On Fri, 17 Mar 2006 14:26:24 -0000, "George Dishman" <george@xxxxxxxxxxxxxxxxx>
>"Henri Wilson" <HW@..> wrote in message
>> On Wed, 15 Mar 2006 19:57:08 -0000, "George Dishman"
>>>You also know the pulse period is 2.95ms, the
>>>orbital period is 1.5 days and the apparent
>>>radial width of the orbit is 3.8 light seconds.
>>>You can work out the Doppler from those.
>>>> If the pulsar was orbiting a white dwarf, then we would expect to see a
>>>> doppler shift in its light. I assume that's how they deduced it WAS
>>>> the white dwarf in a circular orbit....
>>>Yes, though they measure the time of individual
>>>pulse arrivals rather than the frequency.
>> Ah! That could be misleading.
>Actually no, it gives you more data than
>say a spectrum because you have phase as
>well as frequency.
Yo speak as though the thing is just over the road. You don't understand that
when something is 3000 LYs away, what you see is not what was happening
3000years ago. You are seeing a willusion. Doppler shift can be part of that
willusion and must be interpreted with care.
>>>> the point is, they have no reason to
>>>> accept any of their observed details.
>>>Of course they do Henry, they are observed.
>>>What a strange thing to say.
>> George, I meant, "to accept them as reflecting what is actually happening.
>> are willusory".
>They do reflect what is actually happening
>Henry, it is the manner of the connection
>that is open to interpretation. I think you
>stated it more clearly in another post:
>"Henri Wilson" <HW@..> wrote in message
>> On Wed, 15 Mar 2006 00:02:35 -0000, "George Dishman"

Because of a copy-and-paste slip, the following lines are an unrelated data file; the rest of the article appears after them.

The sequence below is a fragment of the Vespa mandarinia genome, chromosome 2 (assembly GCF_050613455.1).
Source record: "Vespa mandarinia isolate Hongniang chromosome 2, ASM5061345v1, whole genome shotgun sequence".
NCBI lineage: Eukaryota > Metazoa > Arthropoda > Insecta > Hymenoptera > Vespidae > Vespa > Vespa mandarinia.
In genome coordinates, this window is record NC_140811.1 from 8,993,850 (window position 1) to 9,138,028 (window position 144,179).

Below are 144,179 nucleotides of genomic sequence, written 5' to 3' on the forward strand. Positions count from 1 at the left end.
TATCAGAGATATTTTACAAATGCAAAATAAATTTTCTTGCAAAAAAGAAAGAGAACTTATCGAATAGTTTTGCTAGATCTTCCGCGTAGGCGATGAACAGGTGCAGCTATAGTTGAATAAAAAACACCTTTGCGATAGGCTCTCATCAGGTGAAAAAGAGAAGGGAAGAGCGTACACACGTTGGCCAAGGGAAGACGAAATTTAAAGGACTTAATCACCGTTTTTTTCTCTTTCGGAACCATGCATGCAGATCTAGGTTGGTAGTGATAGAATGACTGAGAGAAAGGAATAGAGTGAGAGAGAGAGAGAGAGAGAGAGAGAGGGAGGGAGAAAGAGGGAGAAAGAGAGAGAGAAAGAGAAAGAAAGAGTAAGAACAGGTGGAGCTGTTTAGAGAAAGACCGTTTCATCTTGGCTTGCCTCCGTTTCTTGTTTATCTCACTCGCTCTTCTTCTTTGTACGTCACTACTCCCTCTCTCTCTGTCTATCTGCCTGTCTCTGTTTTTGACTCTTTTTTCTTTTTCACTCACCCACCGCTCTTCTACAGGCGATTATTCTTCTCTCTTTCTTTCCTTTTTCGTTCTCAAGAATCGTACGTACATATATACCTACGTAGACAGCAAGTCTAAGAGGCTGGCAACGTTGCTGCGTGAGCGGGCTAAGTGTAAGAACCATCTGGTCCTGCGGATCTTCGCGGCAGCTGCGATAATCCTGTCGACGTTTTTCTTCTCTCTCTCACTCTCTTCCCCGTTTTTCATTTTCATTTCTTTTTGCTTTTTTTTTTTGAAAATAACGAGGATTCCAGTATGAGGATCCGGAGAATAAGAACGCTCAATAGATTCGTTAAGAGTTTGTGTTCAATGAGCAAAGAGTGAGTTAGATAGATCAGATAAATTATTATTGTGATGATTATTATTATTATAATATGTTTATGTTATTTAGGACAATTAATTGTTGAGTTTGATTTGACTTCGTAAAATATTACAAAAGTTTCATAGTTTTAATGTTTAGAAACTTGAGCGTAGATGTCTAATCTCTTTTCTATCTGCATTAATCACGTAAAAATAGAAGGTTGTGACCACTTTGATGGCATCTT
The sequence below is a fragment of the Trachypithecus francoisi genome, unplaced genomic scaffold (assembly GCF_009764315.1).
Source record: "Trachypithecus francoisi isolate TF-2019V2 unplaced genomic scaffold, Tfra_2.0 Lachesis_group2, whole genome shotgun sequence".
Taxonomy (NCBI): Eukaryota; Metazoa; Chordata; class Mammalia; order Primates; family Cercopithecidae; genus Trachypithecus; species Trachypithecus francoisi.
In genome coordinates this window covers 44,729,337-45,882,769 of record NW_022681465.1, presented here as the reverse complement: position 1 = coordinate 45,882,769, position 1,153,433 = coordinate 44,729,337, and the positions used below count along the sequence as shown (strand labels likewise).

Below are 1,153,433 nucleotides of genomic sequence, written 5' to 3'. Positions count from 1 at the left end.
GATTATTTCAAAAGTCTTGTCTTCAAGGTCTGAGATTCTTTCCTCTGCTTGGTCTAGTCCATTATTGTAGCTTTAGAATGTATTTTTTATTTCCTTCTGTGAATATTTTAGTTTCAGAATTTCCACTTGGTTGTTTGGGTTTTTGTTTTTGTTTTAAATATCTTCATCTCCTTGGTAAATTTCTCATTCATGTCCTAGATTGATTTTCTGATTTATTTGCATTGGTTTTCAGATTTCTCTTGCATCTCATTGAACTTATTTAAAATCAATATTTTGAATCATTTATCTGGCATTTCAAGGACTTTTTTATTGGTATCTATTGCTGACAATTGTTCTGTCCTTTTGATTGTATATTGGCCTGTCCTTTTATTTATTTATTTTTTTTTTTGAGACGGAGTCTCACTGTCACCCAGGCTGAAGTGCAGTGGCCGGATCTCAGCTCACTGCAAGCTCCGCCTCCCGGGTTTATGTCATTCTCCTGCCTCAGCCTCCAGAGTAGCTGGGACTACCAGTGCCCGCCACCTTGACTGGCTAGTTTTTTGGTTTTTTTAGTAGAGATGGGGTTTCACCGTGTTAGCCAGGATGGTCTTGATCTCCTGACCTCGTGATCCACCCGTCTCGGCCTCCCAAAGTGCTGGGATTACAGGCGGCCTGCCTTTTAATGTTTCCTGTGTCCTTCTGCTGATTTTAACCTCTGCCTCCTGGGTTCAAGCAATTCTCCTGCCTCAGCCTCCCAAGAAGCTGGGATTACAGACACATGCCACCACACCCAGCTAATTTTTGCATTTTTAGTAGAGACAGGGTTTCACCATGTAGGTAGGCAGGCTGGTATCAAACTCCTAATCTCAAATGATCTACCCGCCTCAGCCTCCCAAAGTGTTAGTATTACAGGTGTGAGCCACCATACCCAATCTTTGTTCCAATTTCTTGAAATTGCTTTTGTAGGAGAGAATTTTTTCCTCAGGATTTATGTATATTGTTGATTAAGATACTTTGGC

>> Measurements are measurements. Interpreting them is another matter.
>>>>>It's quite impressive that those authors achieve better than 1
>>>>>microsecond absolute timing over a several year baseline.
>>>>>Relativistic effects like the Shapiro delay (in both the solar system
>>>>>and the pulsar binary) are quite evident, as shown in the figures. An
>>>>>even more impressive result is that of van Straten et al, 2001, which
>>>>>approaches 35 *nano*second absolute timing residuals.
>>>> The 'Shapiro delay' is none other than the 'Ritz/Wilson' ballistic delay
>>>> due to
>>>> slowing of the light as it escapes.
>>>No it isn't, the effect occurs when the source passes
>>>behind the companion so the ballistic effect would be
>>>to accelerate the light towards the companion then
>>>slow it to the original speed after it passed, it
>>>should produce the opposite of a delay in Ritzian
>> Ah! You make silly mistakes.
>You should have thought it through a little
>> It slows as is escapes its source but accelerates for a short period until
>> reaches the companion. Then it slows again whilst escaping the gravity of
>> There is a net slowing.
>Indeed, but the slowing due to leaving the
>source is always present, that is just what
>is usually called gravitational redshift.
>The change produced by close passage to the
>companion is first an acceleration then a
>deceleration hence reducing the time taken
>compared to the same source when the line
>of sight does not pass close to other star.
You are very confused. The acceleration
and deceleration cancel at equal distances either side. From then on it is
deceleration due to both objects.
You are thinking in terms of path length difference when the light is bent
around the companion.
The BaTh predicts a net slowing due to the GR redshift of BOTH stars and it
also predicts a path length increase due to bencing. The sum of these probably
accounts for the missing '2' between Einstein and Newton.
I'm currently writing a program to simulate gravitational lensing according to
>>>Consider the bending of starlight by the Sun and just
>>>think of it as the bent path being longer than the
>>>straight path if the companion weren't near the line
>> That's a separate effect.